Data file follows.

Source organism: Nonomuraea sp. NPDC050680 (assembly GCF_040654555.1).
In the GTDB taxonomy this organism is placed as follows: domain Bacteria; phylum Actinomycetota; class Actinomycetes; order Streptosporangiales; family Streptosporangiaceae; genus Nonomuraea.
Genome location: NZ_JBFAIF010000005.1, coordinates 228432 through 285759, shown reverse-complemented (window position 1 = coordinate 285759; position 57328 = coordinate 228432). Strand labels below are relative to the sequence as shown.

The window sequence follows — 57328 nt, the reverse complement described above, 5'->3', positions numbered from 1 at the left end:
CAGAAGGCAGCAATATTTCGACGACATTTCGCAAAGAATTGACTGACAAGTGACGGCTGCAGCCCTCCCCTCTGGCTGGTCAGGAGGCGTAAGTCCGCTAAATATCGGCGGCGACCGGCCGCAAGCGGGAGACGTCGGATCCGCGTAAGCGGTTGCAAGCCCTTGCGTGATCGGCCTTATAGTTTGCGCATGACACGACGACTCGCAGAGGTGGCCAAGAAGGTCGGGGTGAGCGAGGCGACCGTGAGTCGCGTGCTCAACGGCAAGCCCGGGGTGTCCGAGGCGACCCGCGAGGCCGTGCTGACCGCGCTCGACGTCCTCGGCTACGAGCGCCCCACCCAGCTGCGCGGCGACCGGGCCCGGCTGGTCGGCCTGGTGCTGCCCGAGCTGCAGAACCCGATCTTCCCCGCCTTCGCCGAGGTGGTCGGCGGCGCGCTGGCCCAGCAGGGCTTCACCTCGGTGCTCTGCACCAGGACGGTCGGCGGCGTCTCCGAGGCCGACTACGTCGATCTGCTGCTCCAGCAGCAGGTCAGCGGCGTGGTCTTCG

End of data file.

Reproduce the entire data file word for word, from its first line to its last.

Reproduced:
Source organism: Nonomuraea sp. NPDC050680 (assembly GCF_040654555.1).
In the GTDB taxonomy this organism is placed as follows: domain Bacteria; phylum Actinomycetota; class Actinomycetes; order Streptosporangiales; family Streptosporangiaceae; genus Nonomuraea.
Genome location: NZ_JBFAIF010000005.1, coordinates 228432 through 285759, shown reverse-complemented (window position 1 = coordinate 285759; position 57328 = coordinate 228432). Strand labels below are relative to the sequence as shown.

The window sequence follows — 57328 nt, the reverse complement described above, 5'->3', positions numbered from 1 at the left end:
CAGAAGGCAGCAATATTTCGACGACATTTCGCAAAGAATTGACTGACAAGTGACGGCTGCAGCCCTCCCCTCTGGCTGGTCAGGAGGCGTAAGTCCGCTAAATATCGGCGGCGACCGGCCGCAAGCGGGAGACGTCGGATCCGCGTAAGCGGTTGCAAGCCCTTGCGTGATCGGCCTTATAGTTTGCGCATGACACGACGACTCGCAGAGGTGGCCAAGAAGGTCGGGGTGAGCGAGGCGACCGTGAGTCGCGTGCTCAACGGCAAGCCCGGGGTGTCCGAGGCGACCCGCGAGGCCGTGCTGACCGCGCTCGACGTCCTCGGCTACGAGCGCCCCACCCAGCTGCGCGGCGACCGGGCCCGGCTGGTCGGCCTGGTGCTGCCCGAGCTGCAGAACCCGATCTTCCCCGCCTTCGCCGAGGTGGTCGGCGGCGCGCTGGCCCAGCAGGGCTTCACCTCGGTGCTCTGCACCAGGACGGTCGGCGGCGTCTCCGAGGCCGACTACGTCGATCTGCTGCTCCAGCAGCAGGTCAGCGGCGTGGTCTTCG